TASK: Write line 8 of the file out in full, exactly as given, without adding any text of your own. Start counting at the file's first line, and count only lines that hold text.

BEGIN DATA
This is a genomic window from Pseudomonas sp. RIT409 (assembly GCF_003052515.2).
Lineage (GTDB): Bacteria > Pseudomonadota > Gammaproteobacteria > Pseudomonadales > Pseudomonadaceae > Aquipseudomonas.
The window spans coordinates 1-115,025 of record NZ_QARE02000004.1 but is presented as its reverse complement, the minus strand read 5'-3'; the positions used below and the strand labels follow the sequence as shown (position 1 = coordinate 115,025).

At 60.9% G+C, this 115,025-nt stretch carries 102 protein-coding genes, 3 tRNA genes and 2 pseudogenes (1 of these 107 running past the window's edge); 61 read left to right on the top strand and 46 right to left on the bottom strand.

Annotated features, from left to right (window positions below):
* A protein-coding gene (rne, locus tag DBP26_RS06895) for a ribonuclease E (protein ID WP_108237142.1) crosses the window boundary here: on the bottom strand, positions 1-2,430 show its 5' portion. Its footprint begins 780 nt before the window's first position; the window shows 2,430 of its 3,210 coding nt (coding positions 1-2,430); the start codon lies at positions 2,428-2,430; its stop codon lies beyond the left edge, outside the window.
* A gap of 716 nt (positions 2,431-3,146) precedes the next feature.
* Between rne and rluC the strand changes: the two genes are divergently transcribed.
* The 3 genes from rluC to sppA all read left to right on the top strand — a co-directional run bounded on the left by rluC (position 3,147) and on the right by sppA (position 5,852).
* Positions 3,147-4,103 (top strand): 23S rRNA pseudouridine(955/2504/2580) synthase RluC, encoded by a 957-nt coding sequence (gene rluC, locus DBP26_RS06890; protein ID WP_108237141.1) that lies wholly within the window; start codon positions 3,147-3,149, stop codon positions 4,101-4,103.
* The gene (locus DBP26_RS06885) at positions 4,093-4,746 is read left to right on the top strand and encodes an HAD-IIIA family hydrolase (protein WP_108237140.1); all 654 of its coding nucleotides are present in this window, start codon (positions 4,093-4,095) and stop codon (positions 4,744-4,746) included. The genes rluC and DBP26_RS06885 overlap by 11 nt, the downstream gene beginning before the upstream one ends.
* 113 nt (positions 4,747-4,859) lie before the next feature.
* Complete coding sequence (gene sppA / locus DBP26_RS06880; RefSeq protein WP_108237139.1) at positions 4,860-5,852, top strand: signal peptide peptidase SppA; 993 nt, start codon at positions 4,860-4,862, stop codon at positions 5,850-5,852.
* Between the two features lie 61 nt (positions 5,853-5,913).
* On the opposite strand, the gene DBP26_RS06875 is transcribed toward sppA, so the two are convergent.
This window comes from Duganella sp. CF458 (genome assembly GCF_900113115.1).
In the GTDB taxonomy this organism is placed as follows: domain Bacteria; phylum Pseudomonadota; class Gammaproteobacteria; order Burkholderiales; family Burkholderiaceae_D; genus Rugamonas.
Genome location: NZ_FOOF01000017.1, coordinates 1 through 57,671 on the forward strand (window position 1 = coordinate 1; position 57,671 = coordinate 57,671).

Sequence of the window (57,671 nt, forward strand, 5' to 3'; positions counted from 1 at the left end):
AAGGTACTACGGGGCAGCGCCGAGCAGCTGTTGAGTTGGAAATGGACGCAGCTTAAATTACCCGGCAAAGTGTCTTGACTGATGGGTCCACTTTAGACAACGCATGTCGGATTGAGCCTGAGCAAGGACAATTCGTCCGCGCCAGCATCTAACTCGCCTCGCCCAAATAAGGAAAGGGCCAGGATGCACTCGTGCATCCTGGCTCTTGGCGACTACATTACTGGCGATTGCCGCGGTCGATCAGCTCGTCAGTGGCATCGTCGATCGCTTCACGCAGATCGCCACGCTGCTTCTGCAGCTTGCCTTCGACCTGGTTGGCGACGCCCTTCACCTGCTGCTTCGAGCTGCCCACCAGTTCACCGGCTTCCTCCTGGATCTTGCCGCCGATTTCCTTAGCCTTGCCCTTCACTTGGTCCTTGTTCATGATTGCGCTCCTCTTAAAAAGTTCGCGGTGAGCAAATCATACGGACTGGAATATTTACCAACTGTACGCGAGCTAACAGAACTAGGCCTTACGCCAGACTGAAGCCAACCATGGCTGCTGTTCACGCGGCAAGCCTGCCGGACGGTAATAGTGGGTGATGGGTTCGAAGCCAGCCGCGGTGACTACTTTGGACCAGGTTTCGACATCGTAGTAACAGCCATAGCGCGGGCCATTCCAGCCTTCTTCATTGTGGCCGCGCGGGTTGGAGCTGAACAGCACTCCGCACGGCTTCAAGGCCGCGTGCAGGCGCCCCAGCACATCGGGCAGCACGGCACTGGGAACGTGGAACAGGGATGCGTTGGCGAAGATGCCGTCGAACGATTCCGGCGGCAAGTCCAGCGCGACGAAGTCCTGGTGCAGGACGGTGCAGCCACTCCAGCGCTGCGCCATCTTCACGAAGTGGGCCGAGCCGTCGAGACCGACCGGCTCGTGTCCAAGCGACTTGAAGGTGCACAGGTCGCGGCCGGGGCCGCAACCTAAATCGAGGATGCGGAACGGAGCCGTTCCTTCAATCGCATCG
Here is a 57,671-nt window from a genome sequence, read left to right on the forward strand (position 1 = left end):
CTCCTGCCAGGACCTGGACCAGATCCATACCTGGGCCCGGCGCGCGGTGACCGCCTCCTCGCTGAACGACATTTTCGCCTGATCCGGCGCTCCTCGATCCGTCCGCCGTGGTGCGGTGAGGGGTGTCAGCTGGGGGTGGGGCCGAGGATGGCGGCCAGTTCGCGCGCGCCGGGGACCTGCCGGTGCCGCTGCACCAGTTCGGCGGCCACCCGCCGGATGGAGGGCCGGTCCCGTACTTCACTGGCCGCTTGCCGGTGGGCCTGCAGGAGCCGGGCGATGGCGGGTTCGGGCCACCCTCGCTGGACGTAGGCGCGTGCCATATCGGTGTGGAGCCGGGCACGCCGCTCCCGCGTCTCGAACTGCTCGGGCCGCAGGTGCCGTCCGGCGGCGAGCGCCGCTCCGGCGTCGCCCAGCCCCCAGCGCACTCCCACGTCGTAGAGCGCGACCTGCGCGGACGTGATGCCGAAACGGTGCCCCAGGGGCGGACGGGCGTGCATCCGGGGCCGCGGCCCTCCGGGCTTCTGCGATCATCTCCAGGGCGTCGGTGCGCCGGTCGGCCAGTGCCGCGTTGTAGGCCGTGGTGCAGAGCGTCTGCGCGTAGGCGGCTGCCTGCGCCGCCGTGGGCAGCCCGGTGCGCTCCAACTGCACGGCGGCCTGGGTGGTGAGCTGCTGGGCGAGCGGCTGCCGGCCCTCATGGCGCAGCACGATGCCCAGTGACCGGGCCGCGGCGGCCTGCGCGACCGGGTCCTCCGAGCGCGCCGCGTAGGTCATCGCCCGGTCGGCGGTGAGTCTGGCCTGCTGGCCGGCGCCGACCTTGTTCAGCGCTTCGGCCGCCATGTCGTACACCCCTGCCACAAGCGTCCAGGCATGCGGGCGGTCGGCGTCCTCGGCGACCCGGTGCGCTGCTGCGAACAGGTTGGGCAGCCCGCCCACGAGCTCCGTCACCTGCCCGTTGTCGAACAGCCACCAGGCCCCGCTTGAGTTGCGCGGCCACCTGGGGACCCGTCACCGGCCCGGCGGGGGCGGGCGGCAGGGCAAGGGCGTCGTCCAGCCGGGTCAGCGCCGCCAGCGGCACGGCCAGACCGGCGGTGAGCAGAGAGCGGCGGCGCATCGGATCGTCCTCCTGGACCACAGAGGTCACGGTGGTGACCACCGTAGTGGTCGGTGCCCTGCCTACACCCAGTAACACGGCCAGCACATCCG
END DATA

* Between rne and rluC the strand changes: the two genes are divergently transcribed.